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600 Capitol Way North, Olympia, WA 98501-1091

This document is provided for archival purposes only.
Archived documents do not reflect current WDFW regulations or policy and may contain factual inaccuracies.

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December 23, 2009
Contact: Susan Yeager, (360) 902-2267

Fish and Wildlife Commission to consider
land exchange between WDFW and WDNR

OLYMPIA — The Washington Fish and Wildlife Commission is scheduled to accept public testimony and take action on a proposal to exchange additional land in eastern Washington with the Washington Department of Natural Resources (WDNR) at a meeting Jan. 7-9 in Olympia.

In addition, the commission is scheduled to accept public testimony on proposed updates to the Columbia River spring chinook policy and the Columbia River sturgeon management policy.

The commission, a nine-member citizen panel appointed by the governor to set policy for the Washington Department of Fish and Wildlife (WDFW), will convene for its regular meeting Jan. 8-9 in Room 172 of the Natural Resources Building, 1111 Washington St. S.E. The meeting is scheduled to begin at 8:30 a.m. both days.

Prior to that meeting, the commission will conduct a half-day work session Jan. 7 on policy governance and budget preparation. The work session is scheduled to begin at 1 p.m. in Room 175 in the Natural Resources Building.

During the Jan. 8-9 meeting, the commission will consider approving the second phase of a major land exchange proposed by WDFW and WDNR. Under the proposal, WDFW would acquire approximately 25,849 acres of shrub-steppe and lower-elevation forest habitats, while WDNR would acquire approximately 12,424 acres of higher elevation forest habitat.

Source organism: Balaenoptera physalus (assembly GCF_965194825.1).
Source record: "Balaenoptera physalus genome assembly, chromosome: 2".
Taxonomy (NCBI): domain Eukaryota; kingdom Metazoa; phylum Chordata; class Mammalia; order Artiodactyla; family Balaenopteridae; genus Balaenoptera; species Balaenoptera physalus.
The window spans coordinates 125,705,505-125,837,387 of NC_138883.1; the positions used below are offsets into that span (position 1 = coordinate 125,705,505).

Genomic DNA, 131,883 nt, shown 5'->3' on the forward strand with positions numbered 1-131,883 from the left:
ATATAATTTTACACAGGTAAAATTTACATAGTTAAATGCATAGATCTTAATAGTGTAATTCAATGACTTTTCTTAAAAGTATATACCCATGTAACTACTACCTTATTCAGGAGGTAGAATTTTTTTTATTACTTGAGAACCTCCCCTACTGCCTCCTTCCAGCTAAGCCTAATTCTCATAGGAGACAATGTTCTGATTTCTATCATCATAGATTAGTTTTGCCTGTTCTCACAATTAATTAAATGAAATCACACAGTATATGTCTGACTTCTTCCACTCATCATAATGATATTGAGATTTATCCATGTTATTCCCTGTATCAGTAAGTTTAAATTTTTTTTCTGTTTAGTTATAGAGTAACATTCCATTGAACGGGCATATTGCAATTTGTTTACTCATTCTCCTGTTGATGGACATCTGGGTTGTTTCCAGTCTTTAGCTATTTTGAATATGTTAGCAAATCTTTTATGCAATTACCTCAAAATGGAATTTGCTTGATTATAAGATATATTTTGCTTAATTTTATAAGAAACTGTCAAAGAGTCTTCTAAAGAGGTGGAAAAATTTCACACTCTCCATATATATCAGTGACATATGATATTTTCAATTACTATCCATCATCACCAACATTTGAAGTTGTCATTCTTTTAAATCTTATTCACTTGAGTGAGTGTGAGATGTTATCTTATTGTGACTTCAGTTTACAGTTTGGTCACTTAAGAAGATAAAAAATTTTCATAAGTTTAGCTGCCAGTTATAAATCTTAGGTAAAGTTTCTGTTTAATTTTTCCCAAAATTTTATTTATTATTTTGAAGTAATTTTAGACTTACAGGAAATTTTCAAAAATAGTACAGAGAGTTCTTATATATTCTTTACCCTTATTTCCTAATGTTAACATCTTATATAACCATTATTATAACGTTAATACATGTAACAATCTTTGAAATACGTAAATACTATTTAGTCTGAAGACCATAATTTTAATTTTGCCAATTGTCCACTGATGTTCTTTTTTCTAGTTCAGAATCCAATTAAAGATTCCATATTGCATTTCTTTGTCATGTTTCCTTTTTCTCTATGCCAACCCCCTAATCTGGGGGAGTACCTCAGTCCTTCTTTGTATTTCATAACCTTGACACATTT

The proposed exchange – which would affect properties in Kittitas, Okanogan, Klickitat, Yakima, Asotin and Chelan counties – is designed to consolidate both departments’ lands and allow for more effective management of properties. The primary benefits of the exchange would:

  • Protect and enhance habitat for big-game species (e.g. elk, mule deer, bighorn sheep), shrub-steppe species (e.g. sage grouse, sage thrasher, sage sparrow, Brewer's sparrow), and forest species (e.g. goshawk, pileated woodpecker, white headed woodpecker, forest grouse).

  • Maintain public access and recreation on public lands.

  • Generate revenue for WDNR trust beneficiaries, such as public schools.

WDFW and other agencies involved in the proposed land exchange accepted public comments through Dec. 16 on a joint Environmental Assessment document that addresses both state and federal regulatory requirements. A copy of the joint Environmental Assessment, which includes a description and maps of the proposed land exchange, is available on the WDFW website at

In the first phase of the land exchange, finalized in August, WDFW acquired 9,000 acres and WDNR acquired 5,100 acres.

In other business at its January meeting, the commission is scheduled to consider a proposal to offer hunters five additional multi-species raffle permits and housekeeping changes to the Deleterious Exotic and Live Wildlife regulations.

The commission also is scheduled to hear a briefing on the North of Falcon policy. The two-year policy, which doesn’t expire until the end of 2010, provides direction to fishery managers in defining annual salmon fishing seasons in Washington’s waters.

In addition, WDFW Director Phil Anderson will present to the commission options for alternative public-input processes on two sportfishing rule proposals that have drawn considerable interest. Anderson is scheduled to present those alternatives Jan. 8 during the Director’s Report.

The two alternative processes would address a proposal that would ban the use of small lead fishing tackle at 13 lakes in Washington, and a proposal that would close fishing for bottomfish and halibut off the northwestern tip of the Olympic Peninsula.

Commissioners also are scheduled to attend an annual meeting with Gov. Chris Gregoire Jan. 8 at 1 p.m. in the Governor’s office.

For more information about future commission meetings, visit WDFW’s website at